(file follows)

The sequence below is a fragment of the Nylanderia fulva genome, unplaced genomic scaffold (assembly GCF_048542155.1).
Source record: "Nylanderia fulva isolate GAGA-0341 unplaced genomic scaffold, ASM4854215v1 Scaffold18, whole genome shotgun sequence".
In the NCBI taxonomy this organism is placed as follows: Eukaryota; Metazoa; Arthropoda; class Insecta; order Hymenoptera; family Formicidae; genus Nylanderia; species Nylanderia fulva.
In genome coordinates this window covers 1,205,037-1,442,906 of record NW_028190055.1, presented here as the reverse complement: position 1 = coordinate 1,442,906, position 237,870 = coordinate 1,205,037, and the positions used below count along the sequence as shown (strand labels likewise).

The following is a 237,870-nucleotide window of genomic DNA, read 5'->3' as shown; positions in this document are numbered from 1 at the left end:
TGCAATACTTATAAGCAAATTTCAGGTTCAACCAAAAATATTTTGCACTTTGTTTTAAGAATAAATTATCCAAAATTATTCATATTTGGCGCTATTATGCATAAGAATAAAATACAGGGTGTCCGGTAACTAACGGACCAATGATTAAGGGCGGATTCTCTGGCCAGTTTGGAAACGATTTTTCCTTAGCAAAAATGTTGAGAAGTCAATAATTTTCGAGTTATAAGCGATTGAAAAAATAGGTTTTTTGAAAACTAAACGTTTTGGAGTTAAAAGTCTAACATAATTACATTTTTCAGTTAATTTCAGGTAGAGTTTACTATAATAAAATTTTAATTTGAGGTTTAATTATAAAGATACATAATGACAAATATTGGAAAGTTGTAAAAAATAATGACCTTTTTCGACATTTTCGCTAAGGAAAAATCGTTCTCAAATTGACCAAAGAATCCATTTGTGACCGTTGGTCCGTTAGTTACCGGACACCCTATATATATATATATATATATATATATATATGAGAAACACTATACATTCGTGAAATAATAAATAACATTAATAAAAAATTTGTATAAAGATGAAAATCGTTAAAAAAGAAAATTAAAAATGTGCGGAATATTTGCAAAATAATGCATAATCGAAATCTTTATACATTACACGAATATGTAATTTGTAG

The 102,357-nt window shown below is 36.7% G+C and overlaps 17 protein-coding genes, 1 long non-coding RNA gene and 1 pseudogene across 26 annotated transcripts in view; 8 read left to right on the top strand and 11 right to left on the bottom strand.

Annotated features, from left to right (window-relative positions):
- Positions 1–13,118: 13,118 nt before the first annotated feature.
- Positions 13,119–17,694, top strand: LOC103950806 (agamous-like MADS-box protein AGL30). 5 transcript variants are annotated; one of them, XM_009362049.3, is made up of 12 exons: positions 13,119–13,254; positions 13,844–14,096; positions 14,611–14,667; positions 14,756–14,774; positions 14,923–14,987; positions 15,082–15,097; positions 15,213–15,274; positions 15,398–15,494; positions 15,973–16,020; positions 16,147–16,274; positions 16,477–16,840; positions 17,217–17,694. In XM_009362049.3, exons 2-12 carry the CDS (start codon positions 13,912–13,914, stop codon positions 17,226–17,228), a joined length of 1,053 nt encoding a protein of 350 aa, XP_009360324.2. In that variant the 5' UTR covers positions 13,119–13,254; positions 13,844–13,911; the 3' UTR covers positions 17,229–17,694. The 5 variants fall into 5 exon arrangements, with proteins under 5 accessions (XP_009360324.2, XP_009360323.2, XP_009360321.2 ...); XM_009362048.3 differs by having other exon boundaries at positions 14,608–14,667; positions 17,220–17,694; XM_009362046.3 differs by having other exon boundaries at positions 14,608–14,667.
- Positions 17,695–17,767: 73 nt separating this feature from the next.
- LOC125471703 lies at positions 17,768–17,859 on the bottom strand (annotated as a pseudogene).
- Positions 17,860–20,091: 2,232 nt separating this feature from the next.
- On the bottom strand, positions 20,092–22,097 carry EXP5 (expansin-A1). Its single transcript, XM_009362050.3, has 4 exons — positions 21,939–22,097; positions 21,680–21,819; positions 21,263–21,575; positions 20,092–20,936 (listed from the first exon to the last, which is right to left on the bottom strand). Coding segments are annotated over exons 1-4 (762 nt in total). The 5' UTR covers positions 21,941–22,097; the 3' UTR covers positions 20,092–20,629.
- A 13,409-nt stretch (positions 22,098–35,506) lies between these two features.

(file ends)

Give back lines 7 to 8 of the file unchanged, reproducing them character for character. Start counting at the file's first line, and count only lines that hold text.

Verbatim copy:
The 102,357-nt window shown below is 36.7% G+C and overlaps 17 protein-coding genes, 1 long non-coding RNA gene and 1 pseudogene across 26 annotated transcripts in view; 8 read left to right on the top strand and 11 right to left on the bottom strand.

Annotated features, from left to right (window-relative positions):